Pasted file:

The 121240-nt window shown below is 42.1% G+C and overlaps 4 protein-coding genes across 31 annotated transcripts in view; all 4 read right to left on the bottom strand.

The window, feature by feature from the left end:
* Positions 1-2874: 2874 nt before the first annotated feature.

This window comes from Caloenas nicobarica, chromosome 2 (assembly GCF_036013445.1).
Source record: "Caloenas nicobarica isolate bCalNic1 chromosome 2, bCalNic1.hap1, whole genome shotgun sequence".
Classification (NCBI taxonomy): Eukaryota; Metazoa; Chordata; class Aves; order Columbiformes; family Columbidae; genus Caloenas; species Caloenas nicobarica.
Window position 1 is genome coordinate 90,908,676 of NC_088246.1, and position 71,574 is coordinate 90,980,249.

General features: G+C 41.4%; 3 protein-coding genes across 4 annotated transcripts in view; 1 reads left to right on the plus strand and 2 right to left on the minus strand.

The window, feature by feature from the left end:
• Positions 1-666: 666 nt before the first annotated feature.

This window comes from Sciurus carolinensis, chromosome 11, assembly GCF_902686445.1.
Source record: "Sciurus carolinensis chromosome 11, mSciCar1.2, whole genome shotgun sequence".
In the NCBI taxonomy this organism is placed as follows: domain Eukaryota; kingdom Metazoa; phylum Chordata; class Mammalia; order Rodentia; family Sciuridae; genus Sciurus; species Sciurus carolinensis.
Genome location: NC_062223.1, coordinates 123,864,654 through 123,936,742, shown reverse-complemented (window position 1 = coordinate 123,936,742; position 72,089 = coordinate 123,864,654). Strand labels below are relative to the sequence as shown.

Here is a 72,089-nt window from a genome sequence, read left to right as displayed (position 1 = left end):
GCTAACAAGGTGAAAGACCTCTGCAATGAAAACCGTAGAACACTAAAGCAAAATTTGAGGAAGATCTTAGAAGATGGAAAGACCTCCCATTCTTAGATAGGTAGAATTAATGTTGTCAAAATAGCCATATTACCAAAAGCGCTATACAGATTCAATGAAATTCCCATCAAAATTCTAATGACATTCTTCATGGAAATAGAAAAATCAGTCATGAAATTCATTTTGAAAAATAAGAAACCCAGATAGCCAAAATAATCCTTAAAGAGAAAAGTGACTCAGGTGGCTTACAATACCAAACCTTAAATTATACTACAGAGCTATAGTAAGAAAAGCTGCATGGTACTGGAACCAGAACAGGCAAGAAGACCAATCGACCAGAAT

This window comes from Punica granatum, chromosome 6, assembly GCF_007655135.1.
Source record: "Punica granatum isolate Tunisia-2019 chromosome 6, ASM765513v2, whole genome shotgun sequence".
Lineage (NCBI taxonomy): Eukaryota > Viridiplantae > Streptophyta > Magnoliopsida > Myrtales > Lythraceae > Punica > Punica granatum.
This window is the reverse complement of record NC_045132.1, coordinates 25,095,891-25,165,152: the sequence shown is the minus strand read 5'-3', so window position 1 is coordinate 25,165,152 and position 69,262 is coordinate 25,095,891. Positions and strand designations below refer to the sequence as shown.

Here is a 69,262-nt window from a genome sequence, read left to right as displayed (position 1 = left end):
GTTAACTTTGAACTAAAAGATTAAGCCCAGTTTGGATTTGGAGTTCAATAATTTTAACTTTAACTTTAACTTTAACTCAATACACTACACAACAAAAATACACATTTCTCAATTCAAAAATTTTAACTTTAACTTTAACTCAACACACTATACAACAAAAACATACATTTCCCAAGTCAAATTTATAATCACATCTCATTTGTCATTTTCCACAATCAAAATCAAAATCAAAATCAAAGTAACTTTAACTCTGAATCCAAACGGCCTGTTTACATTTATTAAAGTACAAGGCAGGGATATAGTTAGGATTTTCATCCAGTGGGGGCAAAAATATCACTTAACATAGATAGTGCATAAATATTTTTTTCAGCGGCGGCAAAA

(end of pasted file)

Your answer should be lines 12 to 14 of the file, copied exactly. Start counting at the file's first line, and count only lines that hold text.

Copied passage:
Source record: "Sciurus carolinensis chromosome 11, mSciCar1.2, whole genome shotgun sequence".
In the NCBI taxonomy this organism is placed as follows: domain Eukaryota; kingdom Metazoa; phylum Chordata; class Mammalia; order Rodentia; family Sciuridae; genus Sciurus; species Sciurus carolinensis.
Genome location: NC_062223.1, coordinates 123,864,654 through 123,936,742, shown reverse-complemented (window position 1 = coordinate 123,936,742; position 72,089 = coordinate 123,864,654). Strand labels below are relative to the sequence as shown.